It’s almost August . . . oh my! I’m completely unprepared for fall. How about you? I haven’t purchased one school supply or one article of clothing for the year. But, it’s all good. Because, I am ready with a plan of action for the MOST IMPORTANT thing I can do to prepare my kiddos for the new school year. PRAY! Prayer is our most powerful spiritual weapon. “The prayer of a righteous man is powerful and effective” (James 5:16). Want to know what makes prayer even more powerful? Praying together! Jesus said so, “if two of you agree on earth about anything they ask, it will be done for them by my Father in heaven” (Matthew 18:19). With all my heart, I believe that as we stand together for our babies through common prayer, heaven takes notice. And as we pray together for specific promises and blessings on our children, miracles will happen! Here are 31 days’ worth of topics for August to pray for your child as school begins. Let’s do this . . . together! DAY 1: Invite God into your child’s school and your home this school year. DAY 2: Pray that God blesses your child this school year and prepares him or her for their future. DAY 3: Pray that your child grows closer to Jesus this year. DAY 4: Pray for safety at school for your child and others. DAY 5: Pray for good health for your child. DAY 6: Pray your child exercises God’s wisdom and discernment in dealing with friends, adults and assignments. DAY 7: Pray for God’s help as you parent this year. DAY 8: Pray for your child’s teachers. DAY 9: Pray for your child’s coaches. DAY 10: Pray that God surrounds your child with friends who will be a good influence and love them for who they are. DAY 11: Pray for the administrators at your school. DAY 12: Pray for the administrators of your school district. DAY 13: Pray for wisdom for school board members. DAY 14: Pray for the support staff at your school—cafeteria workers, librarians, aides and custodial staff. DAY 15: Pray that God will help your child focus on what matters this school year. DAY 16: Pray that God will give your child strength and endurance to handle the educational rigor and extra-curricular activities throughout the school year. DAY 17: Pray for your child’s attitude—that … Read More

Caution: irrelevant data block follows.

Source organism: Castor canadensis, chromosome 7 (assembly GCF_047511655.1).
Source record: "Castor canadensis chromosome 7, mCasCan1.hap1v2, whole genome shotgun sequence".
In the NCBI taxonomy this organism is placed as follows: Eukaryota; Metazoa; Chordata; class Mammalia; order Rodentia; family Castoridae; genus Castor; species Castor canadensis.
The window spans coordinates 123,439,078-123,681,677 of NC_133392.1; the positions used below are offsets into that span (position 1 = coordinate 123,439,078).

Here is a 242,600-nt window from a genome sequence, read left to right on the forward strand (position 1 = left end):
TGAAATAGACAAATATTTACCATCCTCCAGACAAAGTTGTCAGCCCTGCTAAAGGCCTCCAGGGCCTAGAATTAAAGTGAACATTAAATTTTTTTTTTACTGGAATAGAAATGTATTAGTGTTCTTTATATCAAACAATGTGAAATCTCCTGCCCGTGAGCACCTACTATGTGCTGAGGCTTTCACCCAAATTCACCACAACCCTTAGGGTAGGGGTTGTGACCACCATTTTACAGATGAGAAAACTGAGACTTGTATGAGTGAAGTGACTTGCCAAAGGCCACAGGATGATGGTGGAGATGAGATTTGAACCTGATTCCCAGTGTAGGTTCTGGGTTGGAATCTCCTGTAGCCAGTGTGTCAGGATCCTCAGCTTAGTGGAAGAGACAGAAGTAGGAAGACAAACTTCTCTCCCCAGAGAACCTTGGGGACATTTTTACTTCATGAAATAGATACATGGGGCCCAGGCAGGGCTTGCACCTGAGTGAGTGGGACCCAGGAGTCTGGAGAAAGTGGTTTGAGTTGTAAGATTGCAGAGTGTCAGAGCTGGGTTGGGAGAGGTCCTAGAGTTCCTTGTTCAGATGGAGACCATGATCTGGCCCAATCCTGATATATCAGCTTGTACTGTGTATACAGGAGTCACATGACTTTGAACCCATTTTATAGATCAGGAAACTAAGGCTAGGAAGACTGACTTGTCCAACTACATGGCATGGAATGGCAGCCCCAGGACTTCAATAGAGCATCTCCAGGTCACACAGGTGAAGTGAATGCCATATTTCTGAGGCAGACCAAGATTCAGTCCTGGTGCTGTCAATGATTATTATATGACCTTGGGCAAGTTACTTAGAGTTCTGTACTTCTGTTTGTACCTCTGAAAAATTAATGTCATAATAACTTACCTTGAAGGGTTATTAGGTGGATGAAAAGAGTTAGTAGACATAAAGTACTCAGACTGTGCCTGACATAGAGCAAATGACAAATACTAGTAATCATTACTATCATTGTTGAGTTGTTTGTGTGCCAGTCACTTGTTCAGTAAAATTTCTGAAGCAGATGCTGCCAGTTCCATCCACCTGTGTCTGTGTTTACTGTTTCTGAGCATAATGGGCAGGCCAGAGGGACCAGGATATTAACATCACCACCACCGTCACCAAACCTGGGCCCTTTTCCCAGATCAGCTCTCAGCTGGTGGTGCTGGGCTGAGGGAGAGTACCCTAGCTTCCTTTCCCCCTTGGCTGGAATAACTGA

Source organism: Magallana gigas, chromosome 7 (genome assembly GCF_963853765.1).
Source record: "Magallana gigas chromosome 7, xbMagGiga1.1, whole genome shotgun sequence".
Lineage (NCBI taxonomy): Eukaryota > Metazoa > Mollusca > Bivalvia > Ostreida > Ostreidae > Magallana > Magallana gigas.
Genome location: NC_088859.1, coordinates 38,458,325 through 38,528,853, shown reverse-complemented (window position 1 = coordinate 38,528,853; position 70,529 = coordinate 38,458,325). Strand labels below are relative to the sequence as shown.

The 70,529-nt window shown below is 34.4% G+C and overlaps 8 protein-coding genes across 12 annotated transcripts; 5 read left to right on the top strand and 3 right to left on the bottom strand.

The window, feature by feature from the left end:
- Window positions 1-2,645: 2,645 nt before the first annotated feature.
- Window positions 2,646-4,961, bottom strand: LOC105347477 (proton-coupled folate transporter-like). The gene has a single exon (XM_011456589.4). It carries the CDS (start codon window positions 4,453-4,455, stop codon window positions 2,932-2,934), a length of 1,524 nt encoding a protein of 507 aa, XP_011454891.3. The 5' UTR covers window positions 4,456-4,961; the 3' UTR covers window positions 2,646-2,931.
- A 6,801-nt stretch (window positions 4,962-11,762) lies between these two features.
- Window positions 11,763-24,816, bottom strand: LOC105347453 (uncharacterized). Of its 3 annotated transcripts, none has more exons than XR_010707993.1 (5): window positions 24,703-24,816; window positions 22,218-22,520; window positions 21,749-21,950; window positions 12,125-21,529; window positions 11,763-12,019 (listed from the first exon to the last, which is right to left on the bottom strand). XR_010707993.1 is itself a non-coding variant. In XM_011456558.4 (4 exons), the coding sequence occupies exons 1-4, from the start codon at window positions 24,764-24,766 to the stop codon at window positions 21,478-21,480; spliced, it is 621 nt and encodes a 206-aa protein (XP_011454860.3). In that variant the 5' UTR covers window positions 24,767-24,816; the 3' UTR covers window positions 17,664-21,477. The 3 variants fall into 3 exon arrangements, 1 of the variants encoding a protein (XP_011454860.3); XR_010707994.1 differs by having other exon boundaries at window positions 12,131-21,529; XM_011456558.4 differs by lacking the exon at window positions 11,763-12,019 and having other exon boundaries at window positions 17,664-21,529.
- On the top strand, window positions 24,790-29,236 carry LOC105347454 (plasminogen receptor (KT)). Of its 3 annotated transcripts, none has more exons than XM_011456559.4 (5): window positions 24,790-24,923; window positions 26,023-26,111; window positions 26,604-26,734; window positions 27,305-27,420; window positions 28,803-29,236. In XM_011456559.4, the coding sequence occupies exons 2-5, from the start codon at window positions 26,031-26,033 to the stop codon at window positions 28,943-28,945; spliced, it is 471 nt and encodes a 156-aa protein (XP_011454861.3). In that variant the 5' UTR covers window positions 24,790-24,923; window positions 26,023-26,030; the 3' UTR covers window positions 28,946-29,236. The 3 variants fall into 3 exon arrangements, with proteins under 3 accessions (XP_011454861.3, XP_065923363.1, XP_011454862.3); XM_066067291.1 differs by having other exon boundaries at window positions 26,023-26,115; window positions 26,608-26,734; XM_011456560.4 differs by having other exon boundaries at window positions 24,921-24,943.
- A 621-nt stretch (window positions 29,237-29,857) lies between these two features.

GUEST BLOG: Jason Joyner, author of Launch